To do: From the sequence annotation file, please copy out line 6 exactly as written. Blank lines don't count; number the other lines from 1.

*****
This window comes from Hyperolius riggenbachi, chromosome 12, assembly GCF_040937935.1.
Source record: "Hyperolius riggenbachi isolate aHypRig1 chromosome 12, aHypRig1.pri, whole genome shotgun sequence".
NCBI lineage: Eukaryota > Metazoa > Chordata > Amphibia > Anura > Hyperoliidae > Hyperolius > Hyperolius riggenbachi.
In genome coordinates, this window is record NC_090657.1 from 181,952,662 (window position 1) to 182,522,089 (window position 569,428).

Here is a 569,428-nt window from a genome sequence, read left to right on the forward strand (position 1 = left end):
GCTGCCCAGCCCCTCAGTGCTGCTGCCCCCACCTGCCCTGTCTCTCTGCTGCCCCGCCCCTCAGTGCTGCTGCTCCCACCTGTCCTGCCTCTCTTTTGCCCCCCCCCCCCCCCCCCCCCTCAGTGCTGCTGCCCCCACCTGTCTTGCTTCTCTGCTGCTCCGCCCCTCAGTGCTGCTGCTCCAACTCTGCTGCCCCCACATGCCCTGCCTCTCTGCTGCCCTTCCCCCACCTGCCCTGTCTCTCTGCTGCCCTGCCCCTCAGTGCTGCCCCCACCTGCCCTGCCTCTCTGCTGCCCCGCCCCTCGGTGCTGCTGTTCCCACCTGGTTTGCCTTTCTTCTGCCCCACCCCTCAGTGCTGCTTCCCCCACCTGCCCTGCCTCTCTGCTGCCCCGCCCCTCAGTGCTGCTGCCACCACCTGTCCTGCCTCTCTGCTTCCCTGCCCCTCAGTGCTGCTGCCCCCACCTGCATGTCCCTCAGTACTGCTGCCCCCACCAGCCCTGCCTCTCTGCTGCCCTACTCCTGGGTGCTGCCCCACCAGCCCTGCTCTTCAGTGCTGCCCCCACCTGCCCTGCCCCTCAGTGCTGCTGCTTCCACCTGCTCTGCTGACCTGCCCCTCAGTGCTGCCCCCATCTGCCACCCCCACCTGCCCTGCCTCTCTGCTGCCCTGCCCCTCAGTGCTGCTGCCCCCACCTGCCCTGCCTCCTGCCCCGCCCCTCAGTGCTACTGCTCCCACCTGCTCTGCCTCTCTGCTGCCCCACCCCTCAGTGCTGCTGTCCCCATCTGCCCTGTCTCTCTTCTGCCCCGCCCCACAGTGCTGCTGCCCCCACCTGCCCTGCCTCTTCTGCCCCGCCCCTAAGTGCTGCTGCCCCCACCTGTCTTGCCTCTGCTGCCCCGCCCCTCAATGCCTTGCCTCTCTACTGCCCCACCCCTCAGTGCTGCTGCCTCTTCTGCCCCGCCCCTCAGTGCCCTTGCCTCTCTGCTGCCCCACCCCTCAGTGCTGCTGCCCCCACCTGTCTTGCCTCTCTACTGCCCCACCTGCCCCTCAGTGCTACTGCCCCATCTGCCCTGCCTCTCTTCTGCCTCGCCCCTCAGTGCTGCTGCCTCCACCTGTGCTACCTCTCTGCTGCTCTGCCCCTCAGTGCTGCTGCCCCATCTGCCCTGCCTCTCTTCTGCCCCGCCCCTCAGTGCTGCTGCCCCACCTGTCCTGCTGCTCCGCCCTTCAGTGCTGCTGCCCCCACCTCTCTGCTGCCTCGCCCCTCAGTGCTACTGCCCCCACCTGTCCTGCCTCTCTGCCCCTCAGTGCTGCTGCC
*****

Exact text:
GCTGCCCAGCCCCTCAGTGCTGCTGCCCCCACCTGCCCTGTCTCTCTGCTGCCCCGCCCCTCAGTGCTGCTGCTCCCACCTGTCCTGCCTCTCTTTTGCCCCCCCCCCCCCCCCCCCCCTCAGTGCTGCTGCCCCCACCTGTCTTGCTTCTCTGCTGCTCCGCCCCTCAGTGCTGCTGCTCCAACTCTGCTGCCCCCACATGCCCTGCCTCTCTGCTGCCCTTCCCCCACCTGCCCTGTCTCTCTGCTGCCCTGCCCCTCAGTGCTGCCCCCACCTGCCCTGCCTCTCTGCTGCCCCGCCCCTCGGTGCTGCTGTTCCCACCTGGTTTGCCTTTCTTCTGCCCCACCCCTCAGTGCTGCTTCCCCCACCTGCCCTGCCTCTCTGCTGCCCCGCCCCTCAGTGCTGCTGCCACCACCTGTCCTGCCTCTCTGCTTCCCTGCCCCTCAGTGCTGCTGCCCCCACCTGCATGTCCCTCAGTACTGCTGCCCCCACCAGCCCTGCCTCTCTGCTGCCCTACTCCTGGGTGCTGCCCCACCAGCCCTGCTCTTCAGTGCTGCCCCCACCTGCCCTGCCCCTCAGTGCTGCTGCTTCCACCTGCTCTGCTGACCTGCCCCTCAGTGCTGCCCCCATCTGCCACCCCCACCTGCCCTGCCTCTCTGCTGCCCTGCCCCTCAGTGCTGCTGCCCCCACCTGCCCTGCCTCCTGCCCCGCCCCTCAGTGCTACTGCTCCCACCTGCTCTGCCTCTCTGCTGCCCCACCCCTCAGTGCTGCTGTCCCCATCTGCCCTGTCTCTCTTCTGCCCCGCCCCACAGTGCTGCTGCCCCCACCTGCCCTGCCTCTTCTGCCCCGCCCCTAAGTGCTGCTGCCCCCACCTGTCTTGCCTCTGCTGCCCCGCCCCTCAATGCCTTGCCTCTCTACTGCCCCACCCCTCAGTGCTGCTGCCTCTTCTGCCCCGCCCCTCAGTGCCCTTGCCTCTCTGCTGCCCCACCCCTCAGTGCTGCTGCCCCCACCTGTCTTGCCTCTCTACTGCCCCACCTGCCCCTCAGTGCTACTGCCCCATCTGCCCTGCCTCTCTTCTGCCTCGCCCCTCAGTGCTGCTGCCTCCACCTGTGCTACCTCTCTGCTGCTCTGCCCCTCAGTGCTGCTGCCCCATCTGCCCTGCCTCTCTTCTGCCCCGCCCCTCAGTGCTGCTGCCCCACCTGTCCTGCTGCTCCGCCCTTCAGTGCTGCTGCCCCCACCTCTCTGCTGCCTCGCCCCTCAGTGCTACTGCCCCCACCTGTCCTGCCTCTCTGCCCCTCAGTGCTGCTGCC